It was a very good time. I got to meet and hang out with the Ohio group, and also all my friends from West Virginia-I ended up having breakfast with them before I headed out on Sunday.
Race expectations-I am disapointed that I dropped from this race. It is a tough race.
Did I train for this race? Yes I did. Did I train

adequately for this race: no. I did not. I was not prepared, enough, for the elevation. I had seen maps of the elevation, and really did not understand enough, about how that would affect me.
I am still unsettled. I set out to run a 50 mile race this fall and ended up with a marathon. I know I can run a 50 mile race. I can't run a Horton 50 mile race. At this time. Do I want to do this race again next year? I don't know. I doubt it. I'm such a new runner, there are so many races these days to chose from, that I don't feel the need to come "back and settle the score" so to speak.
BUT I do feel the need to run a 50 miler race. Maybe an official race, maybe it will be a FA this winter. It might even be a 50 miler of my own making over at Mohican this fall. I just want to do the 50 miles.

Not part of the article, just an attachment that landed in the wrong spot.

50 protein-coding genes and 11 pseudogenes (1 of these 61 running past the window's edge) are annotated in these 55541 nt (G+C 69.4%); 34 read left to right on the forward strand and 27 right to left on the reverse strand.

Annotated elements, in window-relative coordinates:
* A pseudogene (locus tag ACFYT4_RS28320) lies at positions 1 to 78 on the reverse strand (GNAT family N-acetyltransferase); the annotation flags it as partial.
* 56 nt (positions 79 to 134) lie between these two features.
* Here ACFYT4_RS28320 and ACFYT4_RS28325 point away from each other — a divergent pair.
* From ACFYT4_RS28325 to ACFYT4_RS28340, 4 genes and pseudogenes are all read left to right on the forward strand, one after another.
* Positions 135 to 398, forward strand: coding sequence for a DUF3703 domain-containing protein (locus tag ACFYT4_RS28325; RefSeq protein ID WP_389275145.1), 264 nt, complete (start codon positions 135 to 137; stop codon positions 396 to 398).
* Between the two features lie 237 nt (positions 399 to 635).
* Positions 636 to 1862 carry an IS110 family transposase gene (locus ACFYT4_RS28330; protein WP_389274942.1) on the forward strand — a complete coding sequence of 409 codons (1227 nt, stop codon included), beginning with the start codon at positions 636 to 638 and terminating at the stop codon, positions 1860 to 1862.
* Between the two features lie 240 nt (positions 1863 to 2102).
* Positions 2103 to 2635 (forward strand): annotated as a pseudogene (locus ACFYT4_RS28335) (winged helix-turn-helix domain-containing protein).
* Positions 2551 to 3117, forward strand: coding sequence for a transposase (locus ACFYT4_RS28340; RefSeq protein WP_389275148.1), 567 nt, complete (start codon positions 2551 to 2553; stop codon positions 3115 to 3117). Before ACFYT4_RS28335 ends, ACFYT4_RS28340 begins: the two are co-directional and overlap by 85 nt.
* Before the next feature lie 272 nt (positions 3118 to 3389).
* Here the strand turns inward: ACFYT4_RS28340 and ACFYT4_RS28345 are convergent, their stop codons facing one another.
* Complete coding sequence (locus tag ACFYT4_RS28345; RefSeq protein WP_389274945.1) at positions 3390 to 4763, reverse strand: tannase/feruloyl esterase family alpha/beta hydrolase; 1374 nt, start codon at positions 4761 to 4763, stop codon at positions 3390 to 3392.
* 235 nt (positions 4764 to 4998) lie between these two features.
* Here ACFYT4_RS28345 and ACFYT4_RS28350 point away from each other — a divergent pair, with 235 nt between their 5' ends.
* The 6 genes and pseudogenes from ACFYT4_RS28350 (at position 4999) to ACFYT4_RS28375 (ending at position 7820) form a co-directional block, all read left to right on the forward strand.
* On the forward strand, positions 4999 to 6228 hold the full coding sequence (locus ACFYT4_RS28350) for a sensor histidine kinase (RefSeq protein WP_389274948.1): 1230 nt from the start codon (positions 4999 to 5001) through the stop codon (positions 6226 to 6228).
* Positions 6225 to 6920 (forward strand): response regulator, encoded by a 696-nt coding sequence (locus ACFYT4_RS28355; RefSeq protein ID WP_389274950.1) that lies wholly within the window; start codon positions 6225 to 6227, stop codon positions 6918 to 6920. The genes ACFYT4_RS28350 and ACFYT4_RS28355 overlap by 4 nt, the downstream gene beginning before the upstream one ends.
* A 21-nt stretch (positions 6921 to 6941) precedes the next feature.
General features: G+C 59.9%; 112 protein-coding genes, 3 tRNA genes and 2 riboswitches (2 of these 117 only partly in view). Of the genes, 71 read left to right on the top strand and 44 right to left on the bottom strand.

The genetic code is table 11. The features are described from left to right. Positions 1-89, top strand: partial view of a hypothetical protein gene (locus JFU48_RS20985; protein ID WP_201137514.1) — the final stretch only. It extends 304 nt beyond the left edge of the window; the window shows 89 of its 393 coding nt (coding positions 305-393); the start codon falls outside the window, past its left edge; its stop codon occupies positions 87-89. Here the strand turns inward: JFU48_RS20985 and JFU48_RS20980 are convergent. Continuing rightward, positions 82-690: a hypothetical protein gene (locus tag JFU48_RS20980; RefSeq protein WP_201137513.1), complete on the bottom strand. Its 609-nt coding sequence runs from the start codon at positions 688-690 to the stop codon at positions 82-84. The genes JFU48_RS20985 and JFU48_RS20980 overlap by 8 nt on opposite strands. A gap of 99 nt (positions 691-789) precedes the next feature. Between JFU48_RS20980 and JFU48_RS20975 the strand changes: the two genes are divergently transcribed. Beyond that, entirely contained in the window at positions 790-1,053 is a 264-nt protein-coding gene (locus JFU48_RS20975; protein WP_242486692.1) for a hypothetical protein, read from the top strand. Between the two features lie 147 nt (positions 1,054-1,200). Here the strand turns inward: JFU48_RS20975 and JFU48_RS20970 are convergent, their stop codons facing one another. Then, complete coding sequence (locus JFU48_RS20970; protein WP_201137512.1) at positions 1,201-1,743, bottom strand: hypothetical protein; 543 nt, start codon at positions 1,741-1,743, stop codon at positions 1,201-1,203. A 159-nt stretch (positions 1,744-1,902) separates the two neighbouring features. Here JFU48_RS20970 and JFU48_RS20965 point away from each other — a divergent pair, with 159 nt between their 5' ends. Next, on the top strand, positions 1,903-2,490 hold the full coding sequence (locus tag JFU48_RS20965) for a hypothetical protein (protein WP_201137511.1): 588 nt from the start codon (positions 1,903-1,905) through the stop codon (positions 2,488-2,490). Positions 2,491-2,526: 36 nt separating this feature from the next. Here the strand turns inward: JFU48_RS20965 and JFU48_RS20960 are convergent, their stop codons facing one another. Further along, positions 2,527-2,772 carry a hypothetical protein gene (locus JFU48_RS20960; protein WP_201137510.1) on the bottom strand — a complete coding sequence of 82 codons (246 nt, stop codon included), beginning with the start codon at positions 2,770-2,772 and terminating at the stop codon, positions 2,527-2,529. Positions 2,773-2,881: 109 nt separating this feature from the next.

1. Sorry to hear that you had to make that decision. It's not easy to do, but it is usually the right thing to do even when it feels like it's not. I am sure that you will conquer the distance next year.

  2. Sorry that you had to make the decision, I know it's not easy. I'm confident that you will finish the distance next year. Rest up and start planning for the next time!

  3. I'm sorry you didn't get to finish! I worry about cut-offs too as I contemplate my first 50M next year. I'm sure you'll be back and will be able to get some 50M's under your belt next year.
    : )

  4. Bummer...but Horton's miles do that to's a tough race, beautiful, but tough. DNF is never easy...I know that too, many of us do. You'll be back!

  5. sorry that you didn't get to finish. Glad to hear Bill finished, hadn't talked to him. I also hadn't heard Godales story.

    You will definitely finish a 50 miler whenever you choose. Just pick one with a slightly cushier cut off or a few less hills next time ;) I don't know if JFK has any slots left but it would be fun to have you out there with us!

  6. There's an idea, how about JFK? Isn't Horton only going to do this race one more year? I thought I read somewhere that he wanted to stop at 25, maybe I'm wrong. Sorry for the DNF but at least you went down fighting. How about some hilly 50ks in preparation for next year?